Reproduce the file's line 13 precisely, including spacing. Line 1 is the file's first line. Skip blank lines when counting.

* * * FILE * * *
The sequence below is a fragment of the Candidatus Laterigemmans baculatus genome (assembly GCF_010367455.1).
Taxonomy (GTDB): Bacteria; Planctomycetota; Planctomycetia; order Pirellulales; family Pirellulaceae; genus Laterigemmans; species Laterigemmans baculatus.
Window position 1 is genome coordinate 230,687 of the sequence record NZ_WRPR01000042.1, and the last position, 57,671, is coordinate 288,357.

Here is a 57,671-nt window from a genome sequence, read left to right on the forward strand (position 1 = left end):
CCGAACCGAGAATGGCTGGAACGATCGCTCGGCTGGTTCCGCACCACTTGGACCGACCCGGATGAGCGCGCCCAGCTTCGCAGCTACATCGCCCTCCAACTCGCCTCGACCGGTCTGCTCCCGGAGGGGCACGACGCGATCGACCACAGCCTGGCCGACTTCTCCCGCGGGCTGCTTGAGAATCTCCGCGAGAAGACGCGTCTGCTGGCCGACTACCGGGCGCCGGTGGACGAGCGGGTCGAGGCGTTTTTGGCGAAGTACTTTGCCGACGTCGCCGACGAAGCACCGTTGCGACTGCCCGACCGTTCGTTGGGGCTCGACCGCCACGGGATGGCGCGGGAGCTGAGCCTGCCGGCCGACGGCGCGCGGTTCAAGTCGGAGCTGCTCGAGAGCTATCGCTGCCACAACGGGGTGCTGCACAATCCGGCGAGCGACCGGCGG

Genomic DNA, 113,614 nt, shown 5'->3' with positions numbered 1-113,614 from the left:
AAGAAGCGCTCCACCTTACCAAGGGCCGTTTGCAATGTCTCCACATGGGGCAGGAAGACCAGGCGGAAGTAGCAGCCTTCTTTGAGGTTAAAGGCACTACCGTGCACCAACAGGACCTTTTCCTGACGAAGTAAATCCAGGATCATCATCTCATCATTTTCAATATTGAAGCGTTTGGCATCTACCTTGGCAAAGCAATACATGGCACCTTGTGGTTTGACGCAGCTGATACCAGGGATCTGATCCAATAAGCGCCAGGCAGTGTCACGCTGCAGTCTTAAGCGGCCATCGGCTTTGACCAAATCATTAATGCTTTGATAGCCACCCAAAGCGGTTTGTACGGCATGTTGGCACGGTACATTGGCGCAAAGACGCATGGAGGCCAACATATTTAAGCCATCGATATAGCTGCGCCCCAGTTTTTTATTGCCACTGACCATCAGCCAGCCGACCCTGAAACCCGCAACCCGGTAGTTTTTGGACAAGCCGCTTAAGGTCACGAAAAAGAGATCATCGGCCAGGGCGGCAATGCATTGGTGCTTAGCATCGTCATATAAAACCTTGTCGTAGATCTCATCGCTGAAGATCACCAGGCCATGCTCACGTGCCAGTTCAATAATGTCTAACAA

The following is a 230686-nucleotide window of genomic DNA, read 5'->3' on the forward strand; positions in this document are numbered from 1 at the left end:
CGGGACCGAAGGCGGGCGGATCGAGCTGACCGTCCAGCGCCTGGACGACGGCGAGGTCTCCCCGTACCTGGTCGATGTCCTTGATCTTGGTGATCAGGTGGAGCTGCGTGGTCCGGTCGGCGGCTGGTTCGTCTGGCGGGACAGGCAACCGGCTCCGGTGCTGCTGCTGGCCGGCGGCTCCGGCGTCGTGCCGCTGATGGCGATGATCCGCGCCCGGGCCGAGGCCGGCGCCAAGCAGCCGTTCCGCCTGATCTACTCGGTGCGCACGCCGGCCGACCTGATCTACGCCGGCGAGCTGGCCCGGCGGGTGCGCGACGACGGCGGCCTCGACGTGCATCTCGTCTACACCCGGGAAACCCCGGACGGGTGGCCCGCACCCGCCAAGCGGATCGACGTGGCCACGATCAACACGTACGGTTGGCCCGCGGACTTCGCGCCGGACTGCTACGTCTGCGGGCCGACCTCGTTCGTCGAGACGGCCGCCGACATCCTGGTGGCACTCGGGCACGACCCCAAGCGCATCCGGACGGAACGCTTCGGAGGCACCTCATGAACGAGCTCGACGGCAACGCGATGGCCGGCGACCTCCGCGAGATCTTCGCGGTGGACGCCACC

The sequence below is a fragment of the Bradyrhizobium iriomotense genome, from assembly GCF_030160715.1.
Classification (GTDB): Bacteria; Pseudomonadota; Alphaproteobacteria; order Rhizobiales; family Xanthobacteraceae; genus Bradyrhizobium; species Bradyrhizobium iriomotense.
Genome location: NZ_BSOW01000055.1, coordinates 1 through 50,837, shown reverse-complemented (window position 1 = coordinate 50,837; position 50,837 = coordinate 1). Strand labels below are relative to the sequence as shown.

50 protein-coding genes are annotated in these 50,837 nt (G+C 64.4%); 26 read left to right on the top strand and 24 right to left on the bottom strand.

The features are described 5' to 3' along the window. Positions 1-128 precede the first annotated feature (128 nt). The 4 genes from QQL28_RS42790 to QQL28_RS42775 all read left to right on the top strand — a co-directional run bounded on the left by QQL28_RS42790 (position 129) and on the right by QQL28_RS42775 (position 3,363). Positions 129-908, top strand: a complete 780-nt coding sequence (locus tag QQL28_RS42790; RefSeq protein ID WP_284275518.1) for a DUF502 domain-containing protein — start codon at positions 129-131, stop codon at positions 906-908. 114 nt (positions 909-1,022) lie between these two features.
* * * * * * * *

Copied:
50 protein-coding genes are annotated in these 50,837 nt (G+C 64.4%); 26 read left to right on the top strand and 24 right to left on the bottom strand.